Eungelladale dairy owner Dale Forstecue with Terry Dennis, who donated $10,000 to a crowdfunding campaign aimed at processing milk locally for the region.
Eungelladale dairy owner Dale Forstecue with Terry Dennis, who donated $10,000 to a crowdfunding campaign aimed at processing milk locally for the region. Emily Smith

Paget worker offers $10K to help save dairy industry

LESSONS drawn from history books motivated Terry Dennis to give $10,000 to a stranger.

That stranger was Eungella dairy farmer Dale Fortescue, who launched a crowd funding campaign last month to source $100,000 for a milk pasteuriser and bottling plant.

The equipment would allow him to process milk from his dairy herd locally, meaning the business would no longer rely on current processor Parmalat sending a truck from Rockhampton to pick the milk up.

Only two dairy farms will remain in Eungella after this year, and Mr Fortescue was concerned the supply chain could be cut.

But the generous donation from Mr Dennis, brings the amount raised now to $17,902.99.

Mr Dennis, a Paget worker and history buff, said he decided to donate for 'pseudo-political reasons' that stemmed from a concern "Australia was more concerned with minerals than being able to feed ourselves in the future".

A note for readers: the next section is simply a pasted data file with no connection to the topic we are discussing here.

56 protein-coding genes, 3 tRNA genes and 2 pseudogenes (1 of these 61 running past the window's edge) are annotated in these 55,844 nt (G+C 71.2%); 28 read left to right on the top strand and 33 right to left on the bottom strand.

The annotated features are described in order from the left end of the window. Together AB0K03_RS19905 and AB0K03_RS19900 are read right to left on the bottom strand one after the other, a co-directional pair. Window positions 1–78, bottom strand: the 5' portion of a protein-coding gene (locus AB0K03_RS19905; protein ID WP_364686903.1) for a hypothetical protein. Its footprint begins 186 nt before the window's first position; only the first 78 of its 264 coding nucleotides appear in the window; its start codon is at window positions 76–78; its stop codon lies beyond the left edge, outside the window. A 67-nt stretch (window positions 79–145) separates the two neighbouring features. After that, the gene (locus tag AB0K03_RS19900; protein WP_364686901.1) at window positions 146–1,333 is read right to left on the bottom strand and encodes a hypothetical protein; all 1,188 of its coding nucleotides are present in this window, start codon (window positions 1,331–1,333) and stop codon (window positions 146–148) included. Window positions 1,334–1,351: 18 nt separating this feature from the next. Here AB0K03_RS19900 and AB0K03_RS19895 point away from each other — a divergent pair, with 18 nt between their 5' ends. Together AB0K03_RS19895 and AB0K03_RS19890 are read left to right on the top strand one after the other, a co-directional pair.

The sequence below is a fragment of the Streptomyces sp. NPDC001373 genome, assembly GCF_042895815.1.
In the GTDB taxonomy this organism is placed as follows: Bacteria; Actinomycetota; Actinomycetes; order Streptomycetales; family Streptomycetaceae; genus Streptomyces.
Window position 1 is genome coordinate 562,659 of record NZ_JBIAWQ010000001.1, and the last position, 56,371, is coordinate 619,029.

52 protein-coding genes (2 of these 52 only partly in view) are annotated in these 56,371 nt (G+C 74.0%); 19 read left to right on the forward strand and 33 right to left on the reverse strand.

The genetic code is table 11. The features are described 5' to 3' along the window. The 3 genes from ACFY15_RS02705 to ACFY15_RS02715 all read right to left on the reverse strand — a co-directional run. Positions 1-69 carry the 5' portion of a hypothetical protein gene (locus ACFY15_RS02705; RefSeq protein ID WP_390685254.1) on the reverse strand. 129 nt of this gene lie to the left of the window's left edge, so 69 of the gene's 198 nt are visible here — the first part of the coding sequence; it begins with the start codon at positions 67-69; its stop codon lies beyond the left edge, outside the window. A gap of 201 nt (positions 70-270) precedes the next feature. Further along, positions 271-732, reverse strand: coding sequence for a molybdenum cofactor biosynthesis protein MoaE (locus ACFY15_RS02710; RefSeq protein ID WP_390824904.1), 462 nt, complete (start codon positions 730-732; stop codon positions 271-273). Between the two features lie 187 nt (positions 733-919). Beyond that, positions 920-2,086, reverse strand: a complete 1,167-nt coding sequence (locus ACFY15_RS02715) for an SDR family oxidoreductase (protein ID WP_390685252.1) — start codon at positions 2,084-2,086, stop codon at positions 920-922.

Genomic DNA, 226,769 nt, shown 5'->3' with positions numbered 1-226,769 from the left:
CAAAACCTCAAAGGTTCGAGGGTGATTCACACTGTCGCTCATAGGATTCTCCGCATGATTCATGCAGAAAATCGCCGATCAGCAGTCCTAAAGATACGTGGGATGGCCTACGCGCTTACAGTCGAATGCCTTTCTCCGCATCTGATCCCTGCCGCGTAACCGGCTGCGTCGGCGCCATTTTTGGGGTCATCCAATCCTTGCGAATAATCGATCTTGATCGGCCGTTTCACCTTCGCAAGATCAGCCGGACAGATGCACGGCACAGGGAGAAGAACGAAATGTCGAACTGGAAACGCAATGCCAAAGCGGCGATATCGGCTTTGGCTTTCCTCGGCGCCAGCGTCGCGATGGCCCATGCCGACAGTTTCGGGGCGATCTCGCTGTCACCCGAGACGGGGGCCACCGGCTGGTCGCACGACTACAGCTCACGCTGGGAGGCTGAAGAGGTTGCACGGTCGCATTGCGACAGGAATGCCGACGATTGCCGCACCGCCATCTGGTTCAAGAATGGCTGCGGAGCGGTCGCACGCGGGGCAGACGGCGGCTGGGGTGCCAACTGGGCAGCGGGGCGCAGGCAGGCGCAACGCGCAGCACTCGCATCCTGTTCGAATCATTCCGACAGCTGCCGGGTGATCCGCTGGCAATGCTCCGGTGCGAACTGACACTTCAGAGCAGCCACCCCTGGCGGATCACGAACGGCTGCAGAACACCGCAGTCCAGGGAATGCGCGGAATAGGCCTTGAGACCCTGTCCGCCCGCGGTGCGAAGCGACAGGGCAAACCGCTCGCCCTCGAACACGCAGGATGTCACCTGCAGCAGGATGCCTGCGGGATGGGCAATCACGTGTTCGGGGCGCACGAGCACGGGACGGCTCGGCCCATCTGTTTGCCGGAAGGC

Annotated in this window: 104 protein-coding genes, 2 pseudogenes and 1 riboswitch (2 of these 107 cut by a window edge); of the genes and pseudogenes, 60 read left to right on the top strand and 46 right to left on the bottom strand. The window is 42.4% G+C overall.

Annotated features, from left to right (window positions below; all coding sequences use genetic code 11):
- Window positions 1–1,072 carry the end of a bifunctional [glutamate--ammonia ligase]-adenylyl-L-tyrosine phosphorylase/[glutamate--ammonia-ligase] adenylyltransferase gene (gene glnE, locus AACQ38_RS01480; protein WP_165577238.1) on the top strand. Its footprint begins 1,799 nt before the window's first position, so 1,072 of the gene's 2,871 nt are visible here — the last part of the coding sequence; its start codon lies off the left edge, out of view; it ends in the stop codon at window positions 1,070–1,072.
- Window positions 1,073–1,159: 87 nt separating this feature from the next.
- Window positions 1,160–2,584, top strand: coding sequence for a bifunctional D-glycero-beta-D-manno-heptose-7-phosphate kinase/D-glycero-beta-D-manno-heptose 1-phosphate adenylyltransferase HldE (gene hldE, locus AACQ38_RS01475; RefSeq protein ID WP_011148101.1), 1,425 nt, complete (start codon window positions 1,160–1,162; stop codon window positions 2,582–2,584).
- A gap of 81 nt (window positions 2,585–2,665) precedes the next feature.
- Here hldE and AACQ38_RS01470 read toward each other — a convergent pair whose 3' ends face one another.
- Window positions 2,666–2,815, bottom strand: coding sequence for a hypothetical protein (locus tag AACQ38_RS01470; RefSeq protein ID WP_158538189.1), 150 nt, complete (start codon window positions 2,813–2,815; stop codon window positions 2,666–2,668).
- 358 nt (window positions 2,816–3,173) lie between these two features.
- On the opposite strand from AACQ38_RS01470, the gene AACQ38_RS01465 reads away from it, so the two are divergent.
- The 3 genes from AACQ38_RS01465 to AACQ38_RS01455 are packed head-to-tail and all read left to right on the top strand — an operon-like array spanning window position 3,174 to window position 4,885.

He said history showed that countries should prioritise their agricultural interests; Mr Dennis believes he can do that by helping Mr Fortescue realise his vision.

He also believed transporting milk 'all over the country' was bad news for local operators and made no sense when global warming was a rising concern.

"These are hard working people who are trying to do something worthwhile like feeding us," Mr Dennis said.

"If we can't feed people, what will we do? You can't eat coal."

He hoped if Mr Fortescue's vision was realised one day, it may even inspire other local farmers to re-enter the dairy industry.

Mr Dennis' generosity might not only lead to a revival of Eungella's dairy industry but also its tourism sector, as Mr Fortescue's plans have grown on the back of the support.

Once the milk processing operation is up and running, he wants to build a cheese factory, construct a wedding chapel and build a train ride across the property.

"You've got to have dreams. You've got to have a go," Mr Fortescue said.

While he said the bigger picture was 5-10 years away, he'd already consulted Mackay Regional Council on the idea.



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